FASHION ALERT: Return of the disappearing/reappearing star! For the third time in the span of 6 panels, Booster's costume has a star on the back between his shoulder blades. This is likely attributable to a change in inkers -- Jerry Ordway takes over for regular series inker Norm Rapmund on page 9 -- rather than any change in Booster's costume. On both earlier and later pages, Booster will have no star on his back, as is usually the case. The disappearing/reappearing star on booster's back was frequently seen around 1990, the time of Adam Hughes' work on Justice League America. Note that Booster is not he only one to suffer a wardrobe malfunction: in this panel Cyborg Superman's mechanical arm has inexplicably switched from his right to his left side.
Page 12, panel 4
SPOILER WARNING!: Reveal
Page 13, panel 1
For the first time in over a year (since Booster Gold #15, in fact), Booster Gold is reunited with his sister Michelle Carter. This is Booster's first meeting with Michelle's friend, "Drew."
Page 13, panel 5
The transmission intercepted by Skeets appears at length on page 6 of Superman #80.
Page 14, panel 1
HIS STORY: Booster claims that he did his "best work after the two-minute warning" is either bluster or an indication that college football in the 25th century is somewhat different than contemporary college football. American National Collegiate Athletic Association (NCAA) rules as used by college football programs of all sizes, do not include a two-minute warning, a concept embraced specifically by the professional National Football League (NFL).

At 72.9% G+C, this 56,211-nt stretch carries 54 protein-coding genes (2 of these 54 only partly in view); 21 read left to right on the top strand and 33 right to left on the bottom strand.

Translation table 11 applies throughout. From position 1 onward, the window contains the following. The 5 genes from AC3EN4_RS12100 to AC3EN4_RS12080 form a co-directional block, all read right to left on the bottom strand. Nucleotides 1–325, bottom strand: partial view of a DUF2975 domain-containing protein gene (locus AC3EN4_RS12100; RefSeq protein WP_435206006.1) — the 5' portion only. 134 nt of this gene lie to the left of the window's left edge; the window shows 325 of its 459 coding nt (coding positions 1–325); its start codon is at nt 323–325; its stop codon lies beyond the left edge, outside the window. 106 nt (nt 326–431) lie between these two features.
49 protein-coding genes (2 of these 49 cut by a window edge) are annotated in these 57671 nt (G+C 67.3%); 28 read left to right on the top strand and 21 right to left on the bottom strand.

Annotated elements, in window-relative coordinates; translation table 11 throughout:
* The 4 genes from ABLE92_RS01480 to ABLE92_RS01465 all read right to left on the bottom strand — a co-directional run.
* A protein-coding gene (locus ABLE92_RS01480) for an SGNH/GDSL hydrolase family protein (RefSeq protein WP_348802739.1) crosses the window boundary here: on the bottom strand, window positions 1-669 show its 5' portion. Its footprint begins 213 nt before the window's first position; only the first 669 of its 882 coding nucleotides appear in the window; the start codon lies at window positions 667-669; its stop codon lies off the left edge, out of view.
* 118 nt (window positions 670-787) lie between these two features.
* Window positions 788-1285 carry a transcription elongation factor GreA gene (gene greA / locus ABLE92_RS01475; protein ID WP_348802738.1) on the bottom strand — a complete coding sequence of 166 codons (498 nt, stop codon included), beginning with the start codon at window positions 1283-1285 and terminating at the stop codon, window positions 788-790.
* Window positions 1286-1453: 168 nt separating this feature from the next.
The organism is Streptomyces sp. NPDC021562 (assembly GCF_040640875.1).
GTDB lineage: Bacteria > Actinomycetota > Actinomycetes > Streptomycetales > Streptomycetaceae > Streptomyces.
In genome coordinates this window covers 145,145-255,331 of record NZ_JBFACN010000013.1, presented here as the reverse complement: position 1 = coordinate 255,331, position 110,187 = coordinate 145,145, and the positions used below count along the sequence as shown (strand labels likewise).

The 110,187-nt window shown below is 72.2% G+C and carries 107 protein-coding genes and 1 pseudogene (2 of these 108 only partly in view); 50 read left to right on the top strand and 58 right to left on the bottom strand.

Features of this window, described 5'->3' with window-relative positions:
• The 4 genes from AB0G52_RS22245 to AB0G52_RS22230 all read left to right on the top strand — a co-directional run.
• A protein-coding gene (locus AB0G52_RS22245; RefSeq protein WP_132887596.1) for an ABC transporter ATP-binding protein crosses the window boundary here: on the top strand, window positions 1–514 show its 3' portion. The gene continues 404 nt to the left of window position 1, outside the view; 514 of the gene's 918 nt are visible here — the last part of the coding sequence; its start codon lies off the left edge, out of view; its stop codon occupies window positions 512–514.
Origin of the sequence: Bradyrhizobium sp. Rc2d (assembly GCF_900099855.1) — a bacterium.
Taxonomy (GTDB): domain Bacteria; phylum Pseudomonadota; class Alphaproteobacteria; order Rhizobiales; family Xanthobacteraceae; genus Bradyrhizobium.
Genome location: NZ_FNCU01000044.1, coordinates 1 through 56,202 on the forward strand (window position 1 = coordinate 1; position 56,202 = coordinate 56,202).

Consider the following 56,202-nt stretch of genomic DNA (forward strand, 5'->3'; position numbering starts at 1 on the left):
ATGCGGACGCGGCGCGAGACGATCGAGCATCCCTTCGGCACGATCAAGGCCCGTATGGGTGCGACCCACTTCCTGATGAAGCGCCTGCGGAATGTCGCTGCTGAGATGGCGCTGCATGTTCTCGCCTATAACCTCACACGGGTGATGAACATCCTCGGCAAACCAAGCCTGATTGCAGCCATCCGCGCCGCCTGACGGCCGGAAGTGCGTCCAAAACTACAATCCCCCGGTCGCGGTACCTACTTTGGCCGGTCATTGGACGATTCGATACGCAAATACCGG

Page 14, panel 5
The events of this and the next two panels are taken verbatim from consecutive panels of Superman #80, page 9. This issue contains even more direct quotations from Superman #80, including...
Page 17, panel 1
...a reproduction of the mushroom cloud enveloping the remains of Coast City. Of course, in this case it is neither homage nor plagiarism, as the original writer and artist of Superman #80 was Dan Jurgens. Now that Dan Jurgens has taken Booster Gold into the past to revisit earlier work done by Dan Jurgens, how much longer until Booster Gold revisits the earlier adventures of Booster Gold?
Boosterrific Review: I knew that I was captivated by the events of this issue when I became irritated at having to put it down during an unexpected interruption of my first reading. There's action and melodrama galore in the midst of the worst day in the life of Coast City, and certainly not everyone gets the happy ending that they probably deserve. All of this is served up with a nice twist in the ending for fans of Booster Gold.
Boosterrific Rating: Boosterrific!
Average Fan Rating: (4 votes)
Jurgens manages to have a neat set up that reflects Booster losing Michelle in the first series. While he has a measure of success it's not enough. A good read, and enjoyable art.
Wise move for Dan to explicitly state where Mikey ends up in the future, don't you think? I absolutely love this issue.
Love the issue and the build up for the payoff at the end. I am not sure if this character story will appeal to non-Booster fans. But if you have been investing in the character over the last couple of years, it is a satisfying read.
A powerful and exciting issue with a great ending--and one that made a lot of sense.